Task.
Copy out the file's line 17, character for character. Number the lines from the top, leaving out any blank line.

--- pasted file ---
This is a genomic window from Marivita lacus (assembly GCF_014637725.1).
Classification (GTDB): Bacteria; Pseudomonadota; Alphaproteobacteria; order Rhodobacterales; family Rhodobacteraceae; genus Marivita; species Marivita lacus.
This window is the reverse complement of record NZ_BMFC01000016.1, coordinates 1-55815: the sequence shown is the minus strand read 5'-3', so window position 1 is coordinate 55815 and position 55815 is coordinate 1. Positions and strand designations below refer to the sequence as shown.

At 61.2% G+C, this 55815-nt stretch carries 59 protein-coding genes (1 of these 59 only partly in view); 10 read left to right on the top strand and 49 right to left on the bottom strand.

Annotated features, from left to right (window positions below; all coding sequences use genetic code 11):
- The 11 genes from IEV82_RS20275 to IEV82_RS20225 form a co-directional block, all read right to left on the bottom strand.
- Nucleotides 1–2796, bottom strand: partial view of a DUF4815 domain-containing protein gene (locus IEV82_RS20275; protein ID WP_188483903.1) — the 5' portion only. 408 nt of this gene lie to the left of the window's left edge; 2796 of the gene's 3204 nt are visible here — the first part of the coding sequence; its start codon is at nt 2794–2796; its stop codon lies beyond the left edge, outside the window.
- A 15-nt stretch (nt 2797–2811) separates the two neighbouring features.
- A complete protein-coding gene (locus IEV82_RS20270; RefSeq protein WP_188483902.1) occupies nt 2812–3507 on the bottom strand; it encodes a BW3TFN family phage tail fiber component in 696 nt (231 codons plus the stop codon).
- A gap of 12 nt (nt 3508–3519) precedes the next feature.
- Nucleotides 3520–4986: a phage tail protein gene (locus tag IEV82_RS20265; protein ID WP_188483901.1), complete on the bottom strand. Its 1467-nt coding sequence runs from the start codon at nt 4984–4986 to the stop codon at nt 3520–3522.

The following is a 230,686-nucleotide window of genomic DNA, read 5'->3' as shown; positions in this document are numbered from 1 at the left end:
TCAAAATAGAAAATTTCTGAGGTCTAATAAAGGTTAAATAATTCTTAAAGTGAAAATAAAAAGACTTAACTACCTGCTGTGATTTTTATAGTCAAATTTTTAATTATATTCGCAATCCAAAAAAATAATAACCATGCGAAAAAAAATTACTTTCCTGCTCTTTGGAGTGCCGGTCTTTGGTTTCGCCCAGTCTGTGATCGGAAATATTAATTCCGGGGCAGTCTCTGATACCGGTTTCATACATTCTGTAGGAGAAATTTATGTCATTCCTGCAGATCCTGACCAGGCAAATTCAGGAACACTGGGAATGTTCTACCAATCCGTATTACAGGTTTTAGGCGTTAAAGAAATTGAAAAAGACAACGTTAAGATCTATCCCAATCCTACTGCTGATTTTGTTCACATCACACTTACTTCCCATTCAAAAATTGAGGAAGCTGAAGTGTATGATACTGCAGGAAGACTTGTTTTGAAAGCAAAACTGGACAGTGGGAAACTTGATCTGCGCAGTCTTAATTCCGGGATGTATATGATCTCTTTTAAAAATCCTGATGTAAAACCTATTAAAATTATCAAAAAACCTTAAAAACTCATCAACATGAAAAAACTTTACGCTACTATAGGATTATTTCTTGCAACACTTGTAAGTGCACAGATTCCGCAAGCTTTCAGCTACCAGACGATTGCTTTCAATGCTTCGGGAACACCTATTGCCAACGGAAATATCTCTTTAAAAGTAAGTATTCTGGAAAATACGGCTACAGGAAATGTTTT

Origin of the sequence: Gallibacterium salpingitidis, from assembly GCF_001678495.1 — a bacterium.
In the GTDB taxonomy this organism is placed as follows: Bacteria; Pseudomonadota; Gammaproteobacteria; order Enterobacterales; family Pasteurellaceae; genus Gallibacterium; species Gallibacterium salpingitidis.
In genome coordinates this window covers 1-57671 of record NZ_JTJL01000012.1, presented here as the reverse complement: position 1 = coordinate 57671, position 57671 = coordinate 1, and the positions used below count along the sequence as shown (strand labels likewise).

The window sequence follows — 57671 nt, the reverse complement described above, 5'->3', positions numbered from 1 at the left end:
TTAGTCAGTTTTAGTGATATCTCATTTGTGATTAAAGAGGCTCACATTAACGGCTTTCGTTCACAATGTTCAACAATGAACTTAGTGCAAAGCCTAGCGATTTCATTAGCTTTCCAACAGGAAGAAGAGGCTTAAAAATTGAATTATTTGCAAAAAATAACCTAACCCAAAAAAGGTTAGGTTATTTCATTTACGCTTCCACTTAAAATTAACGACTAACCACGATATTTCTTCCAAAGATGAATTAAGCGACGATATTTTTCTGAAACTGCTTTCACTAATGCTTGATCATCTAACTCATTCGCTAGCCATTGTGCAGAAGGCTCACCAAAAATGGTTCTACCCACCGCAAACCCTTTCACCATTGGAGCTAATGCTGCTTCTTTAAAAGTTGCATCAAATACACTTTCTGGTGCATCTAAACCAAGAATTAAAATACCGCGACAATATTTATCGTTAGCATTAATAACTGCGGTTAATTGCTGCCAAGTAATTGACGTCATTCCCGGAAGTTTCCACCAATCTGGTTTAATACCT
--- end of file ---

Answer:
The window sequence follows — 57671 nt, the reverse complement described above, 5'->3', positions numbered from 1 at the left end: